We came for a year and found ourselves queuing at the Immigration office to get extensions stamped for two, three, seven years—and then permanent residency.

But more on that experience in my next post…

* * *

Thank you, Indra, for sharing this continuation of your story. It was refreshing to hear about the United States from an outsider’s perspective, and to learn all about Pune. And now I am eager to hear what you make of Hong Kong! —ML Awanohara

Indra Chopra is a writer/blogger passionate about travel and curious about cultures and people. Her present status is that of an accidental expat writing to relive moments in countries wherever she sets home with her husband. With over twenty years of writing experience Indra has contributed to Indian, Middle Eastern publications and online media. She blogs at TravTrails

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Photo credits: Opening visual: Airplane photo and India photo via Pixabay. Second visual: (top row) Worcester, Massachusetts, by Doug Kerr via Flickr (CC BY-SA 2.0); photo of the Beatles and of Worcester’s buildings via Pixabay; (bottom row) Turtle Boy, by Joe Shlabotnik via Flickr (CC BY 2.0); Harvey Ball, by Michael Carroll courtesy Worcester Historical Museum; and Daoma Winston book cover. Third visual: Nantucket – Main St, by thisisbossi via Flickr (CC BY-SA 2.0); Quincy Market, by Smart Destinations via Flickr (CC BY-SA 2.0); Boston – Freedom Trail, by David Ohmer via Flickr (CC BY 2.0); Cape Cod scene via Pixabay. Fourth visual: Cable car, Stanford U & Golden Gate sunset photos all via Pixabay; Fisherman’s Wharf – San Francisco, California, by Doug Kerr via Flickr (CC BY-SA 2.0). Last visual: (top row) Mangoes for sale in Crawford Market, Mumbai, by Anuradha Sengupta via Flickr (CC BY 2.0); warrior statue via Pixabay; A Crowd Gathers – Pune, India, by Ian D. Keating via Flickr (CC BY 2.0) (same as bottom-row middle photo); Sunset at Sinhagarh, by Abhijit Kar Gupta via Flickr (CC BY 2.0); (bottom row) Sukhadia’s open vada pav, by Krista via Flickr (CC BY 2.0); [untitled – Banyan tree in Pune], by ptwo via Flickr (CC BY 2.0); and Osho Ashram, aka Osho International Meditation Resort, by fraboof via Flickr (CC BY-SA 2.0).

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For this expat writer who has photographed everything from the Gulf of Alaska to her own back garden, a picture says…

KONICA MINOLTA DIGITAL CAMERAGreetings, Displaced Nationers who are also photography buffs! “A Picture Says…” columnist James King is still away, so I am filling in again. But the good news is, he approves of the columns I’ve produced thus far! I know I’ve enjoyed spending time with the previous two guests, fearless and feisty photography pro Steve Davey and fine-art photographer Dave Long.

And today I’m excited to introduce Madeleine Lenagh, an American who, having lived in Holland for more than four decades, has made it her base for an impressive range of creative pursuits.

Madeleine Lenagh moeraki

A photo of Madeleine Lenagh taken in New Zealand, among the magnificent Moeraki Boulders.

I first heard about Madeleine from Springtime Books, which published her memoir, Passage of the Stork, Delivering the Soul: One Woman’s Journey to Self-Realization and Acceptance, several months ago.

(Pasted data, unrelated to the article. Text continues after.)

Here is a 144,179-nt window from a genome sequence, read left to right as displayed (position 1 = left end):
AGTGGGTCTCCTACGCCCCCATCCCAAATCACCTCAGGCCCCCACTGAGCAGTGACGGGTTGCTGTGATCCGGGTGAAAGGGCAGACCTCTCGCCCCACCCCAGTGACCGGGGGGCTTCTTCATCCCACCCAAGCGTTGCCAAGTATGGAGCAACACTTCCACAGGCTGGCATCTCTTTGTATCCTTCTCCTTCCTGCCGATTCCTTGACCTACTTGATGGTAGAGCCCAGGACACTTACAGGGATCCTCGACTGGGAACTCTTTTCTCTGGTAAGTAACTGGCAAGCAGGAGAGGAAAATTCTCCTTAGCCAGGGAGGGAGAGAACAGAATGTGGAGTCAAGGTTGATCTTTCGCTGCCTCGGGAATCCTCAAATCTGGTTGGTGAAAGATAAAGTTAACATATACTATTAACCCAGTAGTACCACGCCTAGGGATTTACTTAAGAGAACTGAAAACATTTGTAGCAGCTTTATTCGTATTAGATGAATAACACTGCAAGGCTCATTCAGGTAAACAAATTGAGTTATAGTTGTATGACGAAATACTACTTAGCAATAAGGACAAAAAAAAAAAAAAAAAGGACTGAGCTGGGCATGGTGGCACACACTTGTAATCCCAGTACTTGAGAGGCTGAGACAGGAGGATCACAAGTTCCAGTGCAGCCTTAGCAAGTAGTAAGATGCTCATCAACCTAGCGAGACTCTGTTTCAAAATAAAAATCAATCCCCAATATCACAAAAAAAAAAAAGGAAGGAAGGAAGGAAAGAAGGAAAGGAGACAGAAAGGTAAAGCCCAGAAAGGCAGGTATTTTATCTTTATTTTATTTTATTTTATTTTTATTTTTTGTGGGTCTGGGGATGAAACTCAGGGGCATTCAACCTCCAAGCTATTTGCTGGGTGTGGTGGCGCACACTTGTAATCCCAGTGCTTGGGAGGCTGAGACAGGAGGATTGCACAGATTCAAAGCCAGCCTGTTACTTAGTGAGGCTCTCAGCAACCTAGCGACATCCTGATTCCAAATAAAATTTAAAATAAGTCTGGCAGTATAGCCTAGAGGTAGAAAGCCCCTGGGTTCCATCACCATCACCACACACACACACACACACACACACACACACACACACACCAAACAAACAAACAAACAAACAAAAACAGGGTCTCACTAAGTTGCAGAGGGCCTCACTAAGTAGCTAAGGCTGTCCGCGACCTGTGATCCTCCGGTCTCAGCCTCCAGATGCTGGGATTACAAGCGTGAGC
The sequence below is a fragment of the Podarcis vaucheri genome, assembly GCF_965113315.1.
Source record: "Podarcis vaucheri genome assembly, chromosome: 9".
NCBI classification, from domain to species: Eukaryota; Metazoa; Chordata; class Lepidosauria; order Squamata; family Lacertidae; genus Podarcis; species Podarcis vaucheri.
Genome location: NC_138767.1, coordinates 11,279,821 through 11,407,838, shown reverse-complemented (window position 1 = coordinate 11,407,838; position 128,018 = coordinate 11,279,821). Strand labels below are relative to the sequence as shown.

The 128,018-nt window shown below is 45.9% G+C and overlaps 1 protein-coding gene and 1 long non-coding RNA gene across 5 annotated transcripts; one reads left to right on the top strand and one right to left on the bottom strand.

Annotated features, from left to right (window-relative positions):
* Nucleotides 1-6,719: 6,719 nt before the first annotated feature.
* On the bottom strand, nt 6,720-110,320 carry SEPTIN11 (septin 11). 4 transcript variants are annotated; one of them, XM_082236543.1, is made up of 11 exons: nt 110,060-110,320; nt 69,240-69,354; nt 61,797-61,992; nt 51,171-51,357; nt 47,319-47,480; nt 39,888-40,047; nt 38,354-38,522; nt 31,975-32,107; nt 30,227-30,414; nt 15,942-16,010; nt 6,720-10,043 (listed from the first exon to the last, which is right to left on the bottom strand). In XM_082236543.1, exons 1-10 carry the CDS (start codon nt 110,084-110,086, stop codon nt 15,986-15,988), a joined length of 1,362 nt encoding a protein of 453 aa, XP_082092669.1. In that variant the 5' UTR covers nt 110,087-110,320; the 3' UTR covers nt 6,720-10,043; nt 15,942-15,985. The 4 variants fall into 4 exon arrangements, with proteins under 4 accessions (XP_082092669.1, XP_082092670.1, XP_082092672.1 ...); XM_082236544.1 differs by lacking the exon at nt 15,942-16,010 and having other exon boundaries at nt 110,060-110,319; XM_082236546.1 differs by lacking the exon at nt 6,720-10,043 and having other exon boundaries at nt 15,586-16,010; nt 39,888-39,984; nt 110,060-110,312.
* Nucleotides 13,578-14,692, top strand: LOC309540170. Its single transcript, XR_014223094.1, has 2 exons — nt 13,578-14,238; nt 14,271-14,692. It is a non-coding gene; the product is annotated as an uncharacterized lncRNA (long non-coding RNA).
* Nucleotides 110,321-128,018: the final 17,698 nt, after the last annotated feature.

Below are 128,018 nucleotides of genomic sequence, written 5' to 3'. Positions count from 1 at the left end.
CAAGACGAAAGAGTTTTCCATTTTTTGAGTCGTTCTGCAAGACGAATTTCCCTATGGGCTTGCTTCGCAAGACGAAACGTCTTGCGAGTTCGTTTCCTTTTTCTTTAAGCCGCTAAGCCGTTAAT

As those who perused our summer reading recommendations may know, Madeleine’s book was one of my picks. I was intrigued that she chose to tell her life story using poetic vignettes and commentary by archetypes from Nordic mythology and fairy tales.

From the title of the book alone, it’s possible to discern that that Madeleine is in touch with nature at an almost spiritual level. She looks to the stork to deliver her soul (in ancient Egypt, a drawing of the stork served as the hieroglyphic for “soul”). And if you read the book’s prologue, you’ll see that her view of nature includes mermaids—as evidenced by the prologue’s very first sentence:

Three mermaids play in the huge rolling waves, splashing and diving in the curling spray.

It comes as little surprise, then, to discover that besides being an author and blogger, mother and grandmother, and life coach and counselor, Madeleine is a shamanic practitioner. She has been influenced by Dutch shamanic teacher Daan van Kampenhout, whose method fosters connections with helping spirits and ancestors.

What I didn’t realize, though, is how much Madeleine loves to travel and take photographs. She even has her own photography site.

Now let’s see what other worlds Madeleine can conjure up for us with her photos!

* * *

Hi, Madeleine, and welcome to the Displaced Nation. I’ll start the same way as James, by asking: where were you born, and when did you spread your wings (an apt metaphor in your case, given your fondness for storks) to start traveling?
Hi, ML, thank you for inviting me to take part in this column. In answer to your first question: I grew up in Westport, Connecticut. When I was two years old, my stepfather was sent to Europe as a Naval attaché to the NATO. For three years, we lived in Paris, Bad-Homburg, and London. We returned to Westport when I was five. Although I have few memories of those early years, I believe my love of traveling was born then.

So you didn’t end up being raised as a Third Culture Kid?
No, I didn’t leave the United States again until I was 21, when I coaxed my family into giving me a trip to Europe for my 21st birthday. I traveled all around Western Europe and down into former Yugoslavia. At the end of the summer, I was in The Netherlands and my money was running out. I didn’t want to go home yet and found an au-pair job for six months.

Which countries have you visited thus far, and of those, which have you actually lived in?